Nonetheless, despite going through a few more psychotic episodes in the following years, he was able to complete his college degree. In contrast to the sullen look he had when talking about the mental health illness that derailed his life, Mr Thomas spent time during a few visits recalling his childhood and his early years of college with a lot of fondness. Also, behind the flat affect, the self-doubt, and the suffering, Mr Thomas was a deeply caring individual; he regularly donated a significant part of his monthly Social Security check to a local food bank. In one visit, he expressed extreme relief after learning his intrusive thoughts were not contagious and that he was not responsible for others having obsessive compulsive disorder because of his presence. However, when it came to his emotional suffering and daily life struggle, Mr Thomas rarely spontaneously spoke or elaborated when asked.

It has been 5 years since Mr Thomas moved back home after college to live with his father, who has always been a loving and caring figure, but life was not any easier for Mr Thomas. Initially, he was able to find a few labor jobs, but he struggled to hold them: “I do not want to be working around people.” Mr Thomas said he used to be a social person in college, but now he no longer had any meaningful relationships outside of his immediate family. He had not been in touch with his old friends in recent years. The interplay of cognitive, behavioral, and emotional dysfunctions of schizophrenia has led to a long-term impairment of his social and occupational functioning, sinking Mr Thomas into further loneliness, isolation, and a lack of a sense of belonging.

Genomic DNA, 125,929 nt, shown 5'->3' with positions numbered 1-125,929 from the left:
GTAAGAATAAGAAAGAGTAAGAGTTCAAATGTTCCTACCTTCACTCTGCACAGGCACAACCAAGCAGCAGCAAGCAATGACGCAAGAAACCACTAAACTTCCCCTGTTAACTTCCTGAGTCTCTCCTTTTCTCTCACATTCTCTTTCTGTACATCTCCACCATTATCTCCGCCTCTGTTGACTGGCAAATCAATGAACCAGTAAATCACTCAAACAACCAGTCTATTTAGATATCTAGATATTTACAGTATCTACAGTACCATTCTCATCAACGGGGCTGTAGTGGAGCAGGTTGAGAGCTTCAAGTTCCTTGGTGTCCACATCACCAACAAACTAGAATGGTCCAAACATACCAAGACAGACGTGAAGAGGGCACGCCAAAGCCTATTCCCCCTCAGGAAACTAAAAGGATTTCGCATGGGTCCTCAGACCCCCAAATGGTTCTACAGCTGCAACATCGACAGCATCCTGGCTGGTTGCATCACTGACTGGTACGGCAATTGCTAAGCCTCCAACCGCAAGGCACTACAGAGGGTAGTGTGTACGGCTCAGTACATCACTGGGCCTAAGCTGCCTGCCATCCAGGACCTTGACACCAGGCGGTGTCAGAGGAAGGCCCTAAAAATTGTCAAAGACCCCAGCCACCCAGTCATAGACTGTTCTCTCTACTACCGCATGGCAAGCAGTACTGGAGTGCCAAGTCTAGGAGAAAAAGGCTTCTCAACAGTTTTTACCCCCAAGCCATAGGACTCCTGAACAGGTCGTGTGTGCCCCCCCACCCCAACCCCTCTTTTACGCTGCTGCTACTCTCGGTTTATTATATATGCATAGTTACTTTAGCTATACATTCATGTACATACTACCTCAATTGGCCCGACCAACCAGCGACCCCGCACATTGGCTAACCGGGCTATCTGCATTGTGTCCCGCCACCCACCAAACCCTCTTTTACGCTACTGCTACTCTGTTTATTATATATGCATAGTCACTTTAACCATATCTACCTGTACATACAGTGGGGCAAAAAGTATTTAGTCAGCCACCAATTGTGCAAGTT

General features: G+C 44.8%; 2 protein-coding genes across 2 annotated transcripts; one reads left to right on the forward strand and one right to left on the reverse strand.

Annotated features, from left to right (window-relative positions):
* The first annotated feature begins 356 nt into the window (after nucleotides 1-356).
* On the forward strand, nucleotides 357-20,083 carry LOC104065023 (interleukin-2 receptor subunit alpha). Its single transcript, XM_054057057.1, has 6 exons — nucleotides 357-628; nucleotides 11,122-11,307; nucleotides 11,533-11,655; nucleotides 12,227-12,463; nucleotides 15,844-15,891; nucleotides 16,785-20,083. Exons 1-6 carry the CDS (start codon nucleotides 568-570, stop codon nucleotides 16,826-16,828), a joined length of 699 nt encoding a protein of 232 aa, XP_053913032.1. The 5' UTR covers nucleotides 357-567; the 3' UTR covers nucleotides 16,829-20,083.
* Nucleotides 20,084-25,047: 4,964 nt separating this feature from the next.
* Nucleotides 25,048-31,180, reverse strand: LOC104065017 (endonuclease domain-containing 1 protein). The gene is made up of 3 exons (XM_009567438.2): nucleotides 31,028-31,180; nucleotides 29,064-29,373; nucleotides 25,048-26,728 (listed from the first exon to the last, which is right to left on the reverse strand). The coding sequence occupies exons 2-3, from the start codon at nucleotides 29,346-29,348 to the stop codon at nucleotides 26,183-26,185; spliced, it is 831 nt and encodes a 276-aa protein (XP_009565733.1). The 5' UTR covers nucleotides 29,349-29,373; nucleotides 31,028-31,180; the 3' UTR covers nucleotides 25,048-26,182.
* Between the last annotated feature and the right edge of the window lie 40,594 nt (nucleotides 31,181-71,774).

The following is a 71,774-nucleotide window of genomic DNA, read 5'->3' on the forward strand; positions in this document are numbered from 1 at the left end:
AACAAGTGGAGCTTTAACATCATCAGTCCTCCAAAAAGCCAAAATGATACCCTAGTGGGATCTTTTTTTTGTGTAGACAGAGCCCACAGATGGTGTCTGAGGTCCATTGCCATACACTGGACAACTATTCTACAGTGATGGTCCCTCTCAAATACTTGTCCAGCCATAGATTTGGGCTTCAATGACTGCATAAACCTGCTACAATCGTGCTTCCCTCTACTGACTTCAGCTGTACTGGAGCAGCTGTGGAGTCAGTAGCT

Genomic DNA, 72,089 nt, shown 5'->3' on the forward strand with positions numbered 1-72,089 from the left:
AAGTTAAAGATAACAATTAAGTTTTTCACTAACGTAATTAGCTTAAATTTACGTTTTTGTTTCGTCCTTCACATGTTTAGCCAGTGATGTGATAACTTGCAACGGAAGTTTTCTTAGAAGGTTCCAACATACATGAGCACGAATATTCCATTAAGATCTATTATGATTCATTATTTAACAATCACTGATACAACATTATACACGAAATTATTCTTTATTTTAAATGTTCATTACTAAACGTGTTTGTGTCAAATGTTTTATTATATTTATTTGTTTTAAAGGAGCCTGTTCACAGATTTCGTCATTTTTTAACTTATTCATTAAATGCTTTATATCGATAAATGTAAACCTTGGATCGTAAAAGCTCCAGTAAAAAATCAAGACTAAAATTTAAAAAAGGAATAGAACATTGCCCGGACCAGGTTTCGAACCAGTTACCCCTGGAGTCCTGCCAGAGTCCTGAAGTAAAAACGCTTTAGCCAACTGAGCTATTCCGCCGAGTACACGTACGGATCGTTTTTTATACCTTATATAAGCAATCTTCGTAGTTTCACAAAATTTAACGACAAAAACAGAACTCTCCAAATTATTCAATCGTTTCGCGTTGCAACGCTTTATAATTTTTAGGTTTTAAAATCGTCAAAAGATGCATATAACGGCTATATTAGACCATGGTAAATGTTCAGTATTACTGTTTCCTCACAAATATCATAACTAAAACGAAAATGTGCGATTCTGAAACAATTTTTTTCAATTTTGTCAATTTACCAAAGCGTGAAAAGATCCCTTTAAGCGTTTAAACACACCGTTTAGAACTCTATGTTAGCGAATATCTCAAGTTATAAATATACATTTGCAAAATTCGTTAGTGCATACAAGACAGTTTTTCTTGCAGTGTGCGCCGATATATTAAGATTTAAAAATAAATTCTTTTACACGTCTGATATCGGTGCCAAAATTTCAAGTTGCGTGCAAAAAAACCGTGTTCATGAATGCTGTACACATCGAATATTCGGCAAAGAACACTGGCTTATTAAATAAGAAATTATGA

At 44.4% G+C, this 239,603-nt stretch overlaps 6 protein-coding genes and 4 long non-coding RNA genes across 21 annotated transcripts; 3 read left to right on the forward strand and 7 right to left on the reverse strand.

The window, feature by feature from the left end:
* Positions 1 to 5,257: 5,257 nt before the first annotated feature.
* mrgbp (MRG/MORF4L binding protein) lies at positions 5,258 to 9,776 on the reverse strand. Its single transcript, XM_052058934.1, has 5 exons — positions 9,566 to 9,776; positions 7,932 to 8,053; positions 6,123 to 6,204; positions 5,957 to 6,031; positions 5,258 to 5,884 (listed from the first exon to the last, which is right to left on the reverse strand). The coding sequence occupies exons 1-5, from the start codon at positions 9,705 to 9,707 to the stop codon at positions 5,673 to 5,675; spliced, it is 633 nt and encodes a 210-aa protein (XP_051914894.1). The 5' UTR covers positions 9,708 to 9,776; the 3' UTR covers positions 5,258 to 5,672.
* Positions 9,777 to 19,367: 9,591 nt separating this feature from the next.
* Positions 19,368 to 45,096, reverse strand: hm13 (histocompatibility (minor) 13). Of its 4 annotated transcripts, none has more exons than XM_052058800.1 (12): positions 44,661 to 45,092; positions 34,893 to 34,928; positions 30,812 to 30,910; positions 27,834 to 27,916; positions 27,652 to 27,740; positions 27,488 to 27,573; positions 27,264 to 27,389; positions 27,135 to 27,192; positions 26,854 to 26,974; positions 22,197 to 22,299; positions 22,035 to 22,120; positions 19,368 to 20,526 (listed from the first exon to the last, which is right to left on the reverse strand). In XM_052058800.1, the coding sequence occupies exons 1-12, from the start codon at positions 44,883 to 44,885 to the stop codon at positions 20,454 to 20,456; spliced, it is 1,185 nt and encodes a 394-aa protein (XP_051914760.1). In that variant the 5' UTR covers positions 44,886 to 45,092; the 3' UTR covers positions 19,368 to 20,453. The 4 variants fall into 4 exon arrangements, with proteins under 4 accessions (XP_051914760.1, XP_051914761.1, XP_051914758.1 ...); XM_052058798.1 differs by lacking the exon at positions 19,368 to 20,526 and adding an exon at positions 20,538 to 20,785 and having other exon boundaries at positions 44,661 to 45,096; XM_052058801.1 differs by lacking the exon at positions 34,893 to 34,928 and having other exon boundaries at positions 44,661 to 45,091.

Treatment and Suffering

Mr Thomas had been on multiple atypical antipsychotic trials in his earlier years of treatment for psychosis, but the treatment did not make a meaningful impact on his positive symptoms. At the time of his first visit to our clinic, he was already on clozapine; this medication seemed to help with his delusional thoughts of him causing harm to others. However, he still occasionally developed the fear of ruining others’ minds because he believed that they could hear his “bad” thoughts. Also, the intrusive thoughts and images of seeing others in sexual ways continued to torment him, causing a lot of shame and guilt.

Besides taking sertraline for depression, he also had weekly psychotherapy, mostly focusing on cognitive behavioral therapy for psychosis and intrusive thoughts. He found the intervention beneficial, at least partially. At one point, Mr Thomas was able to go to the park and challenge his fear of making eye contact with people by greeting them; however, the intrusive thoughts and imagining others naked never seemed to go away.

Prior to taking sertraline, he was also on fluvoxamine, but it did not have any impact on the intrusive thoughts, even at the highest dose. When the intrusive thoughts became unbearable, Mr Thomas said he sometimes chose to sleep most of the day, so he did not have any awareness of his thoughts and feelings. Mr Thomas’ fears could be more consistent with anxieties higher on the developmental hierarchy. Even though the experience of emerging psychosis during his college years seemed to be devastating, as it burdened the ego with primitive anxieties and deteriorating, his suffering from the psychosis seemed to be much worse in its later stage due to the loss of old self and the confusion of a new one.1